The need for deep structural reforms in Greece is well-known. But a new OECD report indicates that Athens may be incapable of such far-reaching changes. Ministries don’t communicate, officials don’t keep records and oversight is virtually nonexistent. The only thing that might help, it says, is a “big bang.”
These days Greece will take all the good news it can get, even if it isn’t all that good. This week, the Organization for Economic Cooperation and Development (OECD) released a report indicated that income inequality is on the rise across much of the developed world.
Why is that good news for Greece? The income inequality report overshadowed a separate tome released by the OECD this month which blasted Athens’ bureaucracy. Going by the rather bland title “Greece: Review of the Central Administration,” the 127-page report can be quickly summed up: The government apparatus in Athens is virtually unable to implement reform.
“It is not clear how existing and new entities of (the government) will work together in order to secure the leadership needed for reform, including the necessary strategic vision, accountability, strategic planning, policy coherence and collective commitment, and communication,” reads the damning report.
Such reform, however, is urgently necessary. Theheavily indebted country remains dependent on aid from Brussels to keep its head above water. Should it ever wish to regain its financial independence and be able to borrow money on the bond markets at reasonable prices, vast adjustments are essential, affecting virtually every area of public life in the country. But even as many reforms have been passed by the government in Athens, implementation has been spotty, the OECD report says.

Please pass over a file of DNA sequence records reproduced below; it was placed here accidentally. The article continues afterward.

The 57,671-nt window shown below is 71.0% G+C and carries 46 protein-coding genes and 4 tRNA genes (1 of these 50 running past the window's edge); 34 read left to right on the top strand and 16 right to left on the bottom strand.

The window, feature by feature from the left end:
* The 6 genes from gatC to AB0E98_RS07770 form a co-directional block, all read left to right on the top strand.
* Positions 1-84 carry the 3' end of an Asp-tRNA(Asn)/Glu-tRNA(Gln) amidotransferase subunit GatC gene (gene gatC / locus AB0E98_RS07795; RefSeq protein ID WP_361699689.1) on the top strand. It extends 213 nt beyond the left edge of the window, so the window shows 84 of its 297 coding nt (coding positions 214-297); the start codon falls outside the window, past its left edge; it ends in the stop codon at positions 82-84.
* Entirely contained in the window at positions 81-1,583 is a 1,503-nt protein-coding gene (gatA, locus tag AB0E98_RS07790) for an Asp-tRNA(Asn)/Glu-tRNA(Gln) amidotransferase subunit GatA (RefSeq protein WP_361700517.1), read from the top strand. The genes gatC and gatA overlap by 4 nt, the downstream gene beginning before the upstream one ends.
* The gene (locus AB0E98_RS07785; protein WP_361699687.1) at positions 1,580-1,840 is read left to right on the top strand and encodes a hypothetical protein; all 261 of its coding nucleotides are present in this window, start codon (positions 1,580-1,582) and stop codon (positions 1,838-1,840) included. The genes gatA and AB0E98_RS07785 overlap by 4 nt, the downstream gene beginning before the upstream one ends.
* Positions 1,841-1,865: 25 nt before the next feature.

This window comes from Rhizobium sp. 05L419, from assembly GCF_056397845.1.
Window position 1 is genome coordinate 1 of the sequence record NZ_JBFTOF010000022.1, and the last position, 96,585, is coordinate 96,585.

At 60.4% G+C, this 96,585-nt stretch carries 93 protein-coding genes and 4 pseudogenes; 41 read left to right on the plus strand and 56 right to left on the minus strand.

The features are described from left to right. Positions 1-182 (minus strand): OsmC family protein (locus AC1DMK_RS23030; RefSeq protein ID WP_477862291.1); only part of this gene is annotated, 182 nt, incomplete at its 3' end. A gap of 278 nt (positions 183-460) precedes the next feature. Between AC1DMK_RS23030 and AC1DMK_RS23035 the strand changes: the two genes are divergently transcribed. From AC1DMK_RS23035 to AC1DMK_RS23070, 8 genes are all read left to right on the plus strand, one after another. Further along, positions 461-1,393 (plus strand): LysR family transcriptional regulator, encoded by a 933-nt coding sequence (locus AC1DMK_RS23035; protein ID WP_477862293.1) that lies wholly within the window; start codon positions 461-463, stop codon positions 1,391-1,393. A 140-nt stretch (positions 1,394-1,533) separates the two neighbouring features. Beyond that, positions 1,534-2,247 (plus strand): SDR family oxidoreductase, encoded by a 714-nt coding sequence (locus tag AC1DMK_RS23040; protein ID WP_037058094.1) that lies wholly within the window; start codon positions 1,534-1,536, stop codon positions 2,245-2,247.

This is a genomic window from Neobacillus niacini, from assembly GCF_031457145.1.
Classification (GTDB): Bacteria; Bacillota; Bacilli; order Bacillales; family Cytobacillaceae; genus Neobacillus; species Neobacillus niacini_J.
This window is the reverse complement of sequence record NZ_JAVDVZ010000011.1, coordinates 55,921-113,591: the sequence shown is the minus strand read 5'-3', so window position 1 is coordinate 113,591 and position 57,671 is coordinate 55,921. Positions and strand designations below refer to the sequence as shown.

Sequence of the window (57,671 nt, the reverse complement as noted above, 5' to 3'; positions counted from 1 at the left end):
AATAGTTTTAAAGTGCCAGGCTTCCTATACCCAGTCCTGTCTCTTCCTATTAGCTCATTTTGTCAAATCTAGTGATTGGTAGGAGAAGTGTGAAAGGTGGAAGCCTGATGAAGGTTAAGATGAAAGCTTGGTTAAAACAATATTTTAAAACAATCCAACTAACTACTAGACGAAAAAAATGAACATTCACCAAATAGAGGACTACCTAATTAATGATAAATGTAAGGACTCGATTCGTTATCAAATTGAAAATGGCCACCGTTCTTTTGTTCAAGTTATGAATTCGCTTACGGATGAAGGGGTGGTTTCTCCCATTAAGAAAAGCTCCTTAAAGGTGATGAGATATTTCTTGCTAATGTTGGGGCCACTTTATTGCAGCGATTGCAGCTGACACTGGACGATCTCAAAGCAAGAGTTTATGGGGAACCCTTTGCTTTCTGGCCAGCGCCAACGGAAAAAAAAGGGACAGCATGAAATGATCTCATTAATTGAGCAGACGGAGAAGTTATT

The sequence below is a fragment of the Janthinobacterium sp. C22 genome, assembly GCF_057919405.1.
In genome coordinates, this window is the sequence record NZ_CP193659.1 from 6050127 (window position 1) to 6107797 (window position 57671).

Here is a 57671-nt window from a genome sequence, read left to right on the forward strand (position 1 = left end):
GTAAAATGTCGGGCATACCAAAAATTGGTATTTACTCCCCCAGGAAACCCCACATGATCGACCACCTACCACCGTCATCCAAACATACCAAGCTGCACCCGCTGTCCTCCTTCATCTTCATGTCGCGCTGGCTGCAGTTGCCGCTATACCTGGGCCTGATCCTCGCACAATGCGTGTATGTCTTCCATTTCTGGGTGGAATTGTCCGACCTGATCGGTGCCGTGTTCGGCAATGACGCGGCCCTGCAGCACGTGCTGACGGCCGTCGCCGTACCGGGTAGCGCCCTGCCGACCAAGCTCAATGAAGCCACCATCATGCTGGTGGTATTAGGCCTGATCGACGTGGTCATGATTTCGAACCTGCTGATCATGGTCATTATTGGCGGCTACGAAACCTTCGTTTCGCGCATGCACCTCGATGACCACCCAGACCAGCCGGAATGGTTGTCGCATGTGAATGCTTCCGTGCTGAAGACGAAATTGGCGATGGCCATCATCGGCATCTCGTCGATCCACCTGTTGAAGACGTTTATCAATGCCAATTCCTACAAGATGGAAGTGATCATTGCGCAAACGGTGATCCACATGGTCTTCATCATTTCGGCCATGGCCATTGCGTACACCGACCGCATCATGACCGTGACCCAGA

“For the first time, we wanted to show — systematically and with proof — what isn’t working at the administration level and what is preventing Greece from making progress on structural reforms,” Caroline Varley, OECD senior policy analyst and co-author of the report, told the German daily Die Welt. “So far, Greece’s central governmental apparatus has neither the capacity nor the ability to undertake large reforms.”
The report was commissioned by the Greek Ministry of Administrative Reform and E-Governance and provides a detailed examination of the state of central administration in the government. It focuses on efficiency and effectiveness as Athens struggles to introduce necessary reforms.
It found that communication among the country’s 14 ministries was appallingly paltry. Furthermore, the huge number of departments within ministries — many of them consisting solely of a department head and others with just one or two subordinates — results in widespread inefficiency and lack of oversight.
“Administrative work is fragmented and compartmentalized within ministries,” the report writes. “Ministries are not able to prioritize … and are handicapped by coordination problems. In cases where coordination does happen, it is ad hoc, based on personal initiative and knowledge, and not supported by structures.”
(source: Die Welt, AP, Spiegel)